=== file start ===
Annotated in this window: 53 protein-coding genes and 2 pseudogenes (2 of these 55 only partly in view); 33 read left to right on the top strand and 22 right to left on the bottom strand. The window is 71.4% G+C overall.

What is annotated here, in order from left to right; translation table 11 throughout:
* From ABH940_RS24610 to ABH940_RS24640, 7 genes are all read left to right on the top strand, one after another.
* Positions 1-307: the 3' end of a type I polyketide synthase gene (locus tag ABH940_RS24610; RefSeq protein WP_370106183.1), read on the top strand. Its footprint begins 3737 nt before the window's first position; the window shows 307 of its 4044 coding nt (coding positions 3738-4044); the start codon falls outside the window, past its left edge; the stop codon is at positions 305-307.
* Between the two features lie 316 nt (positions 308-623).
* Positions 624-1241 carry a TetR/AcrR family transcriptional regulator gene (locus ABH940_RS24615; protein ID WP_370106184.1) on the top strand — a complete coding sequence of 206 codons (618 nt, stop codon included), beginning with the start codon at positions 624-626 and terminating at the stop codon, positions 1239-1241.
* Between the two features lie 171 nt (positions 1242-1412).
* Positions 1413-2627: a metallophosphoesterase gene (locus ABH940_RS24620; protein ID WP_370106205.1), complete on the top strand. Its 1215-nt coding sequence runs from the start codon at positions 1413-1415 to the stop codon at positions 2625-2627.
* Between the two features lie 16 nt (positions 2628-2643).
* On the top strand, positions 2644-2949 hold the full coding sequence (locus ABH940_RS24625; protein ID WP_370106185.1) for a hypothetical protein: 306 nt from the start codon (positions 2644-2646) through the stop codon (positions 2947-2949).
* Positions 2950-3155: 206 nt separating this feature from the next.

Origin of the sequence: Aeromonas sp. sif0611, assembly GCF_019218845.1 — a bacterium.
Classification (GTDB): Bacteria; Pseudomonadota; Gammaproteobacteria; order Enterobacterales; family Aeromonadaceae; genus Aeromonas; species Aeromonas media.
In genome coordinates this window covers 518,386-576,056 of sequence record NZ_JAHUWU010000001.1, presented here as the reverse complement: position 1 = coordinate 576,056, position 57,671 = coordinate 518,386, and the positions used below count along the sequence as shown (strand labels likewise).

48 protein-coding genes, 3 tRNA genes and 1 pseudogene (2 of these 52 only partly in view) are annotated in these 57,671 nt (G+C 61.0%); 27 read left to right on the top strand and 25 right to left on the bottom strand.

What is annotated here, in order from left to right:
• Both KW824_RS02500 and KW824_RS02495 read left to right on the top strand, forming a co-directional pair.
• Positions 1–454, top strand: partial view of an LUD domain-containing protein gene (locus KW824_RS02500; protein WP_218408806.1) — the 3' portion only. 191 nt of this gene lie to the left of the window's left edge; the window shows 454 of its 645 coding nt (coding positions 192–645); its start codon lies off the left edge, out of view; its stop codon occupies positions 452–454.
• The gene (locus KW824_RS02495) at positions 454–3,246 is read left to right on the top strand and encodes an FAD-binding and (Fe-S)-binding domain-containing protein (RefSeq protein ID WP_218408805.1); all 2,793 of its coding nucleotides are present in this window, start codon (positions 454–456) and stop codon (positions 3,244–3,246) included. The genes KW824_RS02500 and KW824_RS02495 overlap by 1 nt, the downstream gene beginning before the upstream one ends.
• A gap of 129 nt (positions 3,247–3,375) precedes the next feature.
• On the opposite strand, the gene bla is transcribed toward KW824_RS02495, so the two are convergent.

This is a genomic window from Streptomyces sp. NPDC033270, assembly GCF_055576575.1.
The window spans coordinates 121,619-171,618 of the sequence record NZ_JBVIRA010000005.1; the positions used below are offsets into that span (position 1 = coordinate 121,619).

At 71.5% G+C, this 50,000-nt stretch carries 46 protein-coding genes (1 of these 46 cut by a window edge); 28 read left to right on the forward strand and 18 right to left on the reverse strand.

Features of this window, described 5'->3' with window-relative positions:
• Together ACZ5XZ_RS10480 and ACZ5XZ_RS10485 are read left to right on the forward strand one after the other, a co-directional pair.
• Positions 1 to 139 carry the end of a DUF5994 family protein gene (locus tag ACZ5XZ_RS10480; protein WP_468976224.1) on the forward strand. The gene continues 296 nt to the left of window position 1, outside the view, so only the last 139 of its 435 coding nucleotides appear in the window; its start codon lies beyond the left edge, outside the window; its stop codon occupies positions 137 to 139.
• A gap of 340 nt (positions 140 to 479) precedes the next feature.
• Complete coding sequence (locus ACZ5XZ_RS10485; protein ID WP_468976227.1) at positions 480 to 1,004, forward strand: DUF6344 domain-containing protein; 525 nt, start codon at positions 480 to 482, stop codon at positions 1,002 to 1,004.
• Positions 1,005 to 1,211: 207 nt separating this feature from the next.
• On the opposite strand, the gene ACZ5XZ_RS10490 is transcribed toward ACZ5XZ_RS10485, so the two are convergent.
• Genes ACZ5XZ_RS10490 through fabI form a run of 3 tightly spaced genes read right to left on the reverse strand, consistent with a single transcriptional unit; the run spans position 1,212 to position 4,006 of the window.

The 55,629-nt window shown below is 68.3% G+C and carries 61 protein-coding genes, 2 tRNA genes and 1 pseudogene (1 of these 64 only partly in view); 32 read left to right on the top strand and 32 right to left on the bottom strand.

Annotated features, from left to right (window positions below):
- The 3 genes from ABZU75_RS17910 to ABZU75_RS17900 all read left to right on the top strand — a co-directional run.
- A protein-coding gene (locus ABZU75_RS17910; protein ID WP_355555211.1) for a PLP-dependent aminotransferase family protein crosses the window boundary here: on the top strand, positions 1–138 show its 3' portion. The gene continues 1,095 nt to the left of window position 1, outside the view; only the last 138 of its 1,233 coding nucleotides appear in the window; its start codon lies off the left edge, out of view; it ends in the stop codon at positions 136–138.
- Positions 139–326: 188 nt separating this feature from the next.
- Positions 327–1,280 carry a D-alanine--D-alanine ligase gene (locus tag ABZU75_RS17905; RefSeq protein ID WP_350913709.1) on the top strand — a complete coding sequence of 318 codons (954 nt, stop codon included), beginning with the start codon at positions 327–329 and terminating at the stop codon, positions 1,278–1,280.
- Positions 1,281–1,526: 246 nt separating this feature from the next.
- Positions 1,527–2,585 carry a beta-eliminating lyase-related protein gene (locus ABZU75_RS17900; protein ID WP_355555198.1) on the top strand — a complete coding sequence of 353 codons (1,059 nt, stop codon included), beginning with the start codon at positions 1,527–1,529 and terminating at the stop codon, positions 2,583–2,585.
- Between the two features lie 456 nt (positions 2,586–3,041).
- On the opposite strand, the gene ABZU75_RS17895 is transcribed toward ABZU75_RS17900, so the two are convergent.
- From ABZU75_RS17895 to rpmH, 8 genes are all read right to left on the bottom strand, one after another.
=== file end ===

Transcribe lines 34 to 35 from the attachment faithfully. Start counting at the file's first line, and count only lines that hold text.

Annotated features, from left to right (window positions below):
- The 3 genes from ABZU75_RS17910 to ABZU75_RS17900 all read left to right on the top strand — a co-directional run.